As usual, full disclosure: Alister Duncan is one of my peers at MX Publishing, and I got a copy of this (via iBooks) for free for review.
Usually when I do cardio for my workout, I watch videos on my iPad Mini. Last week, I forgot to side-load my episodes of Elementary, and the wi-fi in the gym was terrible, so I decided to try and read. Looking through my queue, I noticed I never got to reading Close to Holmes. Curious, I opened it up. I ended up reading through my workout, on the ride home, and well into the night.
Unlike some previous books I’ve reviewed, this isn’t a pastiche. Rather, it’s a nonfiction book. A tour guide, really — it goes around London circa 2008 and relates various streets, buildings and areas of the city to their relevance to the canon. Its comprehensive, entertaining, and full of great drawings, images, and modern photos of the areas in question. It goes deep into some corners of the canon, and even ties in some outside Sherlockian scholarship to key points (such as the probable location of certain buildings that Conan Doyle obfuscated in his writing).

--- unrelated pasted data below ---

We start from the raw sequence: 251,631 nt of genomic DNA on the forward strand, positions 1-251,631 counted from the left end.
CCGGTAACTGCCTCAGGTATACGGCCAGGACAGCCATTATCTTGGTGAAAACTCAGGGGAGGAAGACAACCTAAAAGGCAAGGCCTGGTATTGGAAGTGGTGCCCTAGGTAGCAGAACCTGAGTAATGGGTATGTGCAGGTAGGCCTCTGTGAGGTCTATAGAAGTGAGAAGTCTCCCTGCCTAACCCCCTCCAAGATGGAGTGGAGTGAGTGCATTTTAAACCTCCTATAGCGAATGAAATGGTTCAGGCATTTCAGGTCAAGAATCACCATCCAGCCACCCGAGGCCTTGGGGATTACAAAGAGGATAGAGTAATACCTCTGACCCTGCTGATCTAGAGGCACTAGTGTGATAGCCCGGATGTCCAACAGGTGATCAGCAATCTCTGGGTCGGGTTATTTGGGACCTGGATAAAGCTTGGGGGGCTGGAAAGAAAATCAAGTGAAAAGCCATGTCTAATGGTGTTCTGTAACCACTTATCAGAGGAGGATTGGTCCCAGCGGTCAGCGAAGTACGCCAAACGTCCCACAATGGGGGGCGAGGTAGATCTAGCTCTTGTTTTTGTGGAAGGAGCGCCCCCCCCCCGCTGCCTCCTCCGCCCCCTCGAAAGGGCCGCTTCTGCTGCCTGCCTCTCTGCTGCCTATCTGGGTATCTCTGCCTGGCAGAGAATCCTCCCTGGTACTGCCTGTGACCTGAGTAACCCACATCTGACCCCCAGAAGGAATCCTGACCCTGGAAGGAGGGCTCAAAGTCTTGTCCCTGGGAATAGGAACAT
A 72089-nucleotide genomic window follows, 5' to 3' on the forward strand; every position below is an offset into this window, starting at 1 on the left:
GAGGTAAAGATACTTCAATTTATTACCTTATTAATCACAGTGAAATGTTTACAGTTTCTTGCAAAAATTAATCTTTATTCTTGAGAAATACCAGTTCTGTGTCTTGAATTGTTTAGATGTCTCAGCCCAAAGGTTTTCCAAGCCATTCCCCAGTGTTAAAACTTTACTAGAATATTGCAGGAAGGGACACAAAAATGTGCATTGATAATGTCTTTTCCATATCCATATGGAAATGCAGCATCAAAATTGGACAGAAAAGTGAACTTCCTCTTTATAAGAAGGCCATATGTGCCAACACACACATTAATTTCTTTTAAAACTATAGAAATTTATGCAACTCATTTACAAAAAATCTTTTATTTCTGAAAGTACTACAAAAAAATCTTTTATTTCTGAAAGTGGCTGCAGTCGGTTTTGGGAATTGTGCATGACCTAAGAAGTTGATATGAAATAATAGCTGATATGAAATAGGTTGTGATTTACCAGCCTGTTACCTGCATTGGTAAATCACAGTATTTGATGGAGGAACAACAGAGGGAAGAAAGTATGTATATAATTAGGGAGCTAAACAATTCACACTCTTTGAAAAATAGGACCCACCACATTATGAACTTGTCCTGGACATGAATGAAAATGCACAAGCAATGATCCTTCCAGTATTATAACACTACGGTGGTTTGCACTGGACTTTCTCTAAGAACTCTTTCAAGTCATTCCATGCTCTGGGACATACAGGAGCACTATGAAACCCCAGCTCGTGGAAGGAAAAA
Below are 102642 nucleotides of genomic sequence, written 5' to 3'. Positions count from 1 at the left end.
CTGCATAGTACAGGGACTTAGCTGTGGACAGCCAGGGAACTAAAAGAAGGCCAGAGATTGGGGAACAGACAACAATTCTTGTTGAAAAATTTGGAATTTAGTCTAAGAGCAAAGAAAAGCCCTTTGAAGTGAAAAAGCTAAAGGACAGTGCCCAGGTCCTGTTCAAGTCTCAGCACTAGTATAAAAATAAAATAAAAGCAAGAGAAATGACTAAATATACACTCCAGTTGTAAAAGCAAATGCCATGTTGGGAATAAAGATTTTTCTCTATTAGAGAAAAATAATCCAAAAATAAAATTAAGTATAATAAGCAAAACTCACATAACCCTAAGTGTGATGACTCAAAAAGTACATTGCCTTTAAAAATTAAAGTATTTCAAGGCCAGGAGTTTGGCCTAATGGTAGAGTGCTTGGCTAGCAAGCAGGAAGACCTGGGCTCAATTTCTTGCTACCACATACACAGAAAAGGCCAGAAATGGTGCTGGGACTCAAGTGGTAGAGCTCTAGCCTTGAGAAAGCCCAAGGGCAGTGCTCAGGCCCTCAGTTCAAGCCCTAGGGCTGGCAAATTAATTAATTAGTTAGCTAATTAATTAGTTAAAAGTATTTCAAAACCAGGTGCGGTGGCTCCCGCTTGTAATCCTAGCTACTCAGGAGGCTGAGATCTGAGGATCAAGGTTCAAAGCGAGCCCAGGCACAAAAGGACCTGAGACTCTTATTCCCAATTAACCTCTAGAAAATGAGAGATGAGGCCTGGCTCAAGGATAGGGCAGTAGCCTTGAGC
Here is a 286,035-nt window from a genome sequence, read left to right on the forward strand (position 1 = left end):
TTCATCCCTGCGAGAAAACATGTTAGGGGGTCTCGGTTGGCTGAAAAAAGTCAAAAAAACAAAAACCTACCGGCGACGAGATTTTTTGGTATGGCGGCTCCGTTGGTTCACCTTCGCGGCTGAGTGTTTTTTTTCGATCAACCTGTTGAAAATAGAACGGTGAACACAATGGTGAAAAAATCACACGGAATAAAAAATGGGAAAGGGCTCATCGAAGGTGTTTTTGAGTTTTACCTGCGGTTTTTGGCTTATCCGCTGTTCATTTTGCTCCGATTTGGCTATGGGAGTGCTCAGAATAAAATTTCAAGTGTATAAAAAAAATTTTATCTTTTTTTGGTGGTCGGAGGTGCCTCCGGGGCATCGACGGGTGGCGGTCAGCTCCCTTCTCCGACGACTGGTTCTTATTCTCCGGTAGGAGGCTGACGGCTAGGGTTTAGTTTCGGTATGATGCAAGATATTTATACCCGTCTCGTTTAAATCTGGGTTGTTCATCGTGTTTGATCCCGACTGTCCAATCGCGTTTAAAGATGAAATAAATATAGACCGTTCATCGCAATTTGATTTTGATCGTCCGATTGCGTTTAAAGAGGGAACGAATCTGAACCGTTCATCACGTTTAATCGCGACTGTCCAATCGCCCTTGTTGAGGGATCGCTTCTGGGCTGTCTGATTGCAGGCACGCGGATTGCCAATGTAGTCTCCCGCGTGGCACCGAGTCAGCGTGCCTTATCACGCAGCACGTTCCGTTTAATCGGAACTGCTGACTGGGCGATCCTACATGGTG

If you’d like to learn more about London, it’s a great book. If you’d like to put images to the names in the canon, it’s a great book. If you’d like to dig into location-specific Sherlockian theories, it’s a great book. Luckily, I happened to be someone who was interested in all three.
Close to Holmes is available from all good bookstores, in many formats worldwide including Amazon USA, Barnes and Noble, Amazon UK, Waterstones UK, Book Depository (free worldwide delivery), Amazon Kindle, Kobo, Nook and iBooks for the iPad/iPhone.
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